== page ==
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That ubiquitous bright-red football jersey — imitated in German beer halls,Bangkok’s counterfeit markets and Indian “fashion streets...

Published:January 22, 2009 11:25 pm

That ubiquitous bright-red football jersey — imitated in German beer halls,Bangkok’s counterfeit markets and Indian “fashion streets” — might soon have an Indian stamp on it. Rumour mills have gone into overdrive with news that the iconic football club Manchester United has asked the Indian Sahara group to sponsor their T-shirts. Reports suggest that both Man U and the Sahara group have confirmed that an offer has indeed been made.

Man U is that quintessential British institution with very British qualities: underperformance,thuggish supporters,and aspirations of global conquest. In very different ways,the Sahara group too is quintessentially Indian,and their imprint on the heart of British popular culture will be re-colonisation at its most telling. But Man U is also a global brand,with its players — and their wives-and-girlfriends — known the world over. Just when an assertive corporate India is treading on global roads,a footprint on arguably the world’s biggest cultural symbol may gladden Indian hearts.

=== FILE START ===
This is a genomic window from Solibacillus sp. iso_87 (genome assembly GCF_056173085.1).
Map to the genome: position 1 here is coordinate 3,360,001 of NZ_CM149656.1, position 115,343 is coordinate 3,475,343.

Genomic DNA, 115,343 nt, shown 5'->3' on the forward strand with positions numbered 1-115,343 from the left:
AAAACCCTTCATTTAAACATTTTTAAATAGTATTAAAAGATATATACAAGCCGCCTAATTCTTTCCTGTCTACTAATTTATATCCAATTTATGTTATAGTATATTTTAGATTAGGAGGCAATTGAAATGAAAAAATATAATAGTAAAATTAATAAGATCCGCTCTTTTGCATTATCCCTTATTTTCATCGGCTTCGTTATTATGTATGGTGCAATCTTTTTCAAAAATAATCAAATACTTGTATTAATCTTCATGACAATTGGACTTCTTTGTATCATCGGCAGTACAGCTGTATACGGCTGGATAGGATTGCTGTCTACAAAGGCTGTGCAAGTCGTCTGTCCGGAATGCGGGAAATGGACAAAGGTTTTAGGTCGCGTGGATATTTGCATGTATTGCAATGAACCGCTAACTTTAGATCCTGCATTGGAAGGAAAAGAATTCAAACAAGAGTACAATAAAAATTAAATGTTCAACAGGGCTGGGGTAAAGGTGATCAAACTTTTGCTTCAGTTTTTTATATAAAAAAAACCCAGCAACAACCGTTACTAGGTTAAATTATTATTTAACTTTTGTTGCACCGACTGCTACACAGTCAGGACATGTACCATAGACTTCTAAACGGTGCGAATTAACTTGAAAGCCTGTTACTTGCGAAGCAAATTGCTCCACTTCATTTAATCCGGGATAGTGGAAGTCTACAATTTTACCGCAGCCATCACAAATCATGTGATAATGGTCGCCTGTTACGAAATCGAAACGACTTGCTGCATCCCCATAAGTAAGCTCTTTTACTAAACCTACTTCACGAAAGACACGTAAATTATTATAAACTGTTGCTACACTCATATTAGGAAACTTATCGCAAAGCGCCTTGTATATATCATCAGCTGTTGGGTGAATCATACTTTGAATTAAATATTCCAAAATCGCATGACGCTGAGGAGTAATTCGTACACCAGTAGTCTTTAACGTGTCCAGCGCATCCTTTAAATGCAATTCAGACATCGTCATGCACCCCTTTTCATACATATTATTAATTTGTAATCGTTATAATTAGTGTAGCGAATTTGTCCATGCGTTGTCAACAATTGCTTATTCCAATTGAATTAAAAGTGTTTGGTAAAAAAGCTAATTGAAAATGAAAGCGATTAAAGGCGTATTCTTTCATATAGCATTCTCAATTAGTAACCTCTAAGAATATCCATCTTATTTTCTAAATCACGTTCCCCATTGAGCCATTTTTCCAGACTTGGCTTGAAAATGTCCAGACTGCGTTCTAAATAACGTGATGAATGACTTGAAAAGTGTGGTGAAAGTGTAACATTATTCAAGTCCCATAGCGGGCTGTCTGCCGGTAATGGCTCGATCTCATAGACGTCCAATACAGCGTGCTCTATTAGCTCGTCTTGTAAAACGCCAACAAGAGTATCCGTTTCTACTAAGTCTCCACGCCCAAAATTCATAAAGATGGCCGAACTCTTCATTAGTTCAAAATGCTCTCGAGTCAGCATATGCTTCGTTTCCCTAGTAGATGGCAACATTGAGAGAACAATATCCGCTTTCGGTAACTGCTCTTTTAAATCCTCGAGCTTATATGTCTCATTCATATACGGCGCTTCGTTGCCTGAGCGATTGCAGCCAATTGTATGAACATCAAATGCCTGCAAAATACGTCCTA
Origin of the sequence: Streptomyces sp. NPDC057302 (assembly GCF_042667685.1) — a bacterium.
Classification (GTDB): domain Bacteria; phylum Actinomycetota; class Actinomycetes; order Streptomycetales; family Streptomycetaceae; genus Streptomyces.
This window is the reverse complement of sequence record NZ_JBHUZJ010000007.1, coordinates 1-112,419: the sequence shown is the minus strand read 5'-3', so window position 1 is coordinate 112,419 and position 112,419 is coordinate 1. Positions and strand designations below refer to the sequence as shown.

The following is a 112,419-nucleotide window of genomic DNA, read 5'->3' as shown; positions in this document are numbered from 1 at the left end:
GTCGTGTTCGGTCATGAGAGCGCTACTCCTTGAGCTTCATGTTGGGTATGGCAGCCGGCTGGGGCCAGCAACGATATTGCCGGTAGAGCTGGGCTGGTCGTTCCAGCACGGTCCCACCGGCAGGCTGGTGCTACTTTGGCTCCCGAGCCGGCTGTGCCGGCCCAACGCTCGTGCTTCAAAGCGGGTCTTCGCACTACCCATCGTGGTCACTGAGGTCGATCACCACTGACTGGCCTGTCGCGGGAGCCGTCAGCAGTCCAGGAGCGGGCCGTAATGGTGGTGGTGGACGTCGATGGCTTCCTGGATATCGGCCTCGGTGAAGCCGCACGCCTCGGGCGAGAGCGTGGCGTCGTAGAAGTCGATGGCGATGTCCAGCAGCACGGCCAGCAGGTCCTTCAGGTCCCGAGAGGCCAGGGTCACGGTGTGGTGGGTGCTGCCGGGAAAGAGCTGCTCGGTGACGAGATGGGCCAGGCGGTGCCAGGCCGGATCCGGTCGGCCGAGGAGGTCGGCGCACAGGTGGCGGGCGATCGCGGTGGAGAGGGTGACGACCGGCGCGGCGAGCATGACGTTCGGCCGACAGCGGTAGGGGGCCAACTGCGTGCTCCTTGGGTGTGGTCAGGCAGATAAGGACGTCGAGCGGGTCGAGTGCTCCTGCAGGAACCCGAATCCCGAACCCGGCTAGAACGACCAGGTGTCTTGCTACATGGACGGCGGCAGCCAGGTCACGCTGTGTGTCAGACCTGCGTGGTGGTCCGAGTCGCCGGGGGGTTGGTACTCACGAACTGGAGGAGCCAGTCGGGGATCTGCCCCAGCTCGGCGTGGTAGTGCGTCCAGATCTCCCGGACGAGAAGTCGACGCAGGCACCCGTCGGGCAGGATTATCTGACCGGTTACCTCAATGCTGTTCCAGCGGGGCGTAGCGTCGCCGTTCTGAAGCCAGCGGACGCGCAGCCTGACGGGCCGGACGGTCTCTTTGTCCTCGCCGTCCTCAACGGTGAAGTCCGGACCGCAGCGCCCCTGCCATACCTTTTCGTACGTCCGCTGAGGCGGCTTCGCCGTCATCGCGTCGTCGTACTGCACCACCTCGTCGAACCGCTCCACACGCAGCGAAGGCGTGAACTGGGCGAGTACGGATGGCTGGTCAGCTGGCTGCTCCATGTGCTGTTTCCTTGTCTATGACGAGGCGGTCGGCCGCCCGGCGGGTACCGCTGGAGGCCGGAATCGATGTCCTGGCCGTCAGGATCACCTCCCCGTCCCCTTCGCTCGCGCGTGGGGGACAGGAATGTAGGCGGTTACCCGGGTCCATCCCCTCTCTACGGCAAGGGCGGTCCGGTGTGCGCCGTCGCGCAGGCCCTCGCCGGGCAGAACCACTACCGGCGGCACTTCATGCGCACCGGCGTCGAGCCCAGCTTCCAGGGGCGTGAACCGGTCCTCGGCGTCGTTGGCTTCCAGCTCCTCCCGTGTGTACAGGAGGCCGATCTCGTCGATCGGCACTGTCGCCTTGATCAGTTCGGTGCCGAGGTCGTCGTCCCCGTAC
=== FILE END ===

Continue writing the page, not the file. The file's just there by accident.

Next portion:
But the move also shines light on the global financial crisis. The insurance bellwether AIG,Man U’s sponsors for many years,almost plunged into bankruptcy last year,and had to be rescued with an $85 billion US government bailout — which later swelled to about $152 billion. Obviously that contract,worth $100 million,may not be reviewed. Once upon a time,tobacco companies used to be big sponsors of sport. Brand analysts believed cigarette manufacturers needed the display of fine health on the field to mask the deleterious effects of their products. May it be the case now that companies will consider using the sport field to make assertions of corporate good health?

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